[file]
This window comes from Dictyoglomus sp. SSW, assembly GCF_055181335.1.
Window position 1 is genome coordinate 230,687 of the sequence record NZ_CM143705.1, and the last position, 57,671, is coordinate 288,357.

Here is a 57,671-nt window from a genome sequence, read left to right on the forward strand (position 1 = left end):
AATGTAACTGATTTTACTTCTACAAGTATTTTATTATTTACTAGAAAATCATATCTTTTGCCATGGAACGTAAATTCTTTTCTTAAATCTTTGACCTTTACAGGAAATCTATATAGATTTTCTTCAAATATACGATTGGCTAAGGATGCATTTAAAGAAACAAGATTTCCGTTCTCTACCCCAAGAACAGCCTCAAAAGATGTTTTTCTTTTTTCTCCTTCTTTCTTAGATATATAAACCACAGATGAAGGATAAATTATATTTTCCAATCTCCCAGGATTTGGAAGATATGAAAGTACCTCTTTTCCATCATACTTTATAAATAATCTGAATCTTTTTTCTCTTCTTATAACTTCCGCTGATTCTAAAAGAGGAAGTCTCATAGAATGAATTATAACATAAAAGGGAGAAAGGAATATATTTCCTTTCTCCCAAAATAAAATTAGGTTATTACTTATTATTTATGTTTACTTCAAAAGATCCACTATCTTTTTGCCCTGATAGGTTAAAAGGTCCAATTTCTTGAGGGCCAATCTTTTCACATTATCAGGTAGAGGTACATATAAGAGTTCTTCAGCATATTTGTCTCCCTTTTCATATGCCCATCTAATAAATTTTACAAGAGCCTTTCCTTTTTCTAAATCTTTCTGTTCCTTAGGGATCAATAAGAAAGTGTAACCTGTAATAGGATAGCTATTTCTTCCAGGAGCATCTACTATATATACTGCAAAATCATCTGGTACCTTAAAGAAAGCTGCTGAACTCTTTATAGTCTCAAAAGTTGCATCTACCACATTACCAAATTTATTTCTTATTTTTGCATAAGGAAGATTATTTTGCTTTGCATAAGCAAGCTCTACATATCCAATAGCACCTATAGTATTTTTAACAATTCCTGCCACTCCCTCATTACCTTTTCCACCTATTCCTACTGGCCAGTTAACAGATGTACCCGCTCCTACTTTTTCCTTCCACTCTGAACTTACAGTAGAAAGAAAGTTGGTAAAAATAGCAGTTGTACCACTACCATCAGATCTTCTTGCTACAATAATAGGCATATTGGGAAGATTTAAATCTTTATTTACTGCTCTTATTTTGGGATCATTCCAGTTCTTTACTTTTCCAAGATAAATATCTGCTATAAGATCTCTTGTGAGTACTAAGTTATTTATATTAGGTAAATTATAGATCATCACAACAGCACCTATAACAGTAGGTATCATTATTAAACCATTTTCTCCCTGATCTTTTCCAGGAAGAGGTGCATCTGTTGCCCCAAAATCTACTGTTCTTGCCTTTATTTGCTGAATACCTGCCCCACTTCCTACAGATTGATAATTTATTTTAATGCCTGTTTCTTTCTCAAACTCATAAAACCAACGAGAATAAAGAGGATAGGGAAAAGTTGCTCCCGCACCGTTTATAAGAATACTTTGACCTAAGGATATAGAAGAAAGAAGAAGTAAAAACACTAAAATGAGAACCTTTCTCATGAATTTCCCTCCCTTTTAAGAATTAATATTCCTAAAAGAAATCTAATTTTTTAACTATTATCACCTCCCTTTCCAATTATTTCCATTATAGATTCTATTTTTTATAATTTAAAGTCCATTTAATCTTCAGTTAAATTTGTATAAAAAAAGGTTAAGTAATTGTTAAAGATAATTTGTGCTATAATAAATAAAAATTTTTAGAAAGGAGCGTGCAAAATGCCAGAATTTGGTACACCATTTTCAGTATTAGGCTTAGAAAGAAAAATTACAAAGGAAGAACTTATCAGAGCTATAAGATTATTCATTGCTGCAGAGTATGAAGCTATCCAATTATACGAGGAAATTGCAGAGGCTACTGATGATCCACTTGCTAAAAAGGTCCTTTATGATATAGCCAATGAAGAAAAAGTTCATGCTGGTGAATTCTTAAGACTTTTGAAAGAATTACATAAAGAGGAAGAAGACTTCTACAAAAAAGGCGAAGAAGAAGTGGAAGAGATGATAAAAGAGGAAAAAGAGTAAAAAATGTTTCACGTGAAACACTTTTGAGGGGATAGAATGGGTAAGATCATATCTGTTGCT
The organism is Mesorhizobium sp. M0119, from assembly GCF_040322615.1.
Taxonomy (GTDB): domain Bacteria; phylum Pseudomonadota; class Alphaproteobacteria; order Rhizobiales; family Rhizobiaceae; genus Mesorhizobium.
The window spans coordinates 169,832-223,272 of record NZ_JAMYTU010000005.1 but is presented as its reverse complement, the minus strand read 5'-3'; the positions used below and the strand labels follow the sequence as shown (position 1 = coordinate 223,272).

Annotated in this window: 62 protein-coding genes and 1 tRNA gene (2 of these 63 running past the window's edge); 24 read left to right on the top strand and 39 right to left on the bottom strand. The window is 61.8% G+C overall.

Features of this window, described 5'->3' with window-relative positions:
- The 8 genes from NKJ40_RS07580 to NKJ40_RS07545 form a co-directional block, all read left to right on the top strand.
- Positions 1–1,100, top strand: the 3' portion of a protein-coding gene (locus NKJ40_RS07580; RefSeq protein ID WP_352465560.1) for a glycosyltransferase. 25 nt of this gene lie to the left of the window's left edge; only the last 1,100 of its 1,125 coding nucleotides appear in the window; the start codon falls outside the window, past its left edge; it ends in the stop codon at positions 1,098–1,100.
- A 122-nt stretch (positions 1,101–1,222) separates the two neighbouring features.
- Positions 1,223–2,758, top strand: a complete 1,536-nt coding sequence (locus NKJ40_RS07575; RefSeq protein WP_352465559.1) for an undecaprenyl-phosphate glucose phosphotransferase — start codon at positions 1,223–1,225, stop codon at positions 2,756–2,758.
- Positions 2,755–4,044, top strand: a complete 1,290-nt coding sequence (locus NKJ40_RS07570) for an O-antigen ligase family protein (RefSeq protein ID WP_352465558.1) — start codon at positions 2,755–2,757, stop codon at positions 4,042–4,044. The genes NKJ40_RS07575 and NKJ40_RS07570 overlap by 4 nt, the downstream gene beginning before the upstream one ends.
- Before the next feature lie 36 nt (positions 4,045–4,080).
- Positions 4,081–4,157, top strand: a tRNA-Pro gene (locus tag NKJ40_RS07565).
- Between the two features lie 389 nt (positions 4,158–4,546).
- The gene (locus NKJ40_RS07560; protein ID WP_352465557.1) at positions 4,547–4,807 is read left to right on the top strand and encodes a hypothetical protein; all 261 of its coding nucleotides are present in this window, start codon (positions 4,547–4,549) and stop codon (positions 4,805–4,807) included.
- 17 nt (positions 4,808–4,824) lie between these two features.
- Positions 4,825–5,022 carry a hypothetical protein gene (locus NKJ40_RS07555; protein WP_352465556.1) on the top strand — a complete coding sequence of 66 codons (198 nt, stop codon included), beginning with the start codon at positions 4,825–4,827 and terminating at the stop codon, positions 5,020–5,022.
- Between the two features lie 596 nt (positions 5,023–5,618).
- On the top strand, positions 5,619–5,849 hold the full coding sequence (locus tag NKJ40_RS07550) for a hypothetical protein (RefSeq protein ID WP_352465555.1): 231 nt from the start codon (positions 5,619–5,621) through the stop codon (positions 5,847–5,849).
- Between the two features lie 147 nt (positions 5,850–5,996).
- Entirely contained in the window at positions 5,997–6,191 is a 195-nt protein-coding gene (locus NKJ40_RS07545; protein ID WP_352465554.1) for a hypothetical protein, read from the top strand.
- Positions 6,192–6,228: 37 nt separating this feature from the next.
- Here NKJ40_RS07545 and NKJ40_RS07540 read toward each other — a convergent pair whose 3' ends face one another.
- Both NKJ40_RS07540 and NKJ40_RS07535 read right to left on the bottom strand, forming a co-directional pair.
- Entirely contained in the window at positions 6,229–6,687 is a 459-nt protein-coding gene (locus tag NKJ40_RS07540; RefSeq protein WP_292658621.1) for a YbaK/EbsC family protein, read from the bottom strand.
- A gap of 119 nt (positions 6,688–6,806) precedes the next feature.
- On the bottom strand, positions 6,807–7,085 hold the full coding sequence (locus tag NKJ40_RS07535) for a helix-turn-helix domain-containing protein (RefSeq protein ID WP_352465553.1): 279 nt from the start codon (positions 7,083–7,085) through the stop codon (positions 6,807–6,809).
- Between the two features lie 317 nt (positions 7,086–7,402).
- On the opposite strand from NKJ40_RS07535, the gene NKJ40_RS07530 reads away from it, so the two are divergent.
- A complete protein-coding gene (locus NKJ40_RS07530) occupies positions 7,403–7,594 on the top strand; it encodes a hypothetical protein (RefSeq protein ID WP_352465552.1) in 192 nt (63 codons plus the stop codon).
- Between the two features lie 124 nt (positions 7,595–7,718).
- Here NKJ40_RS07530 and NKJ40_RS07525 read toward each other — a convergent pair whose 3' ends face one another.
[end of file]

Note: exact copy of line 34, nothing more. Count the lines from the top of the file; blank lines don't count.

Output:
- Between the two features lie 124 nt (positions 7,595–7,718).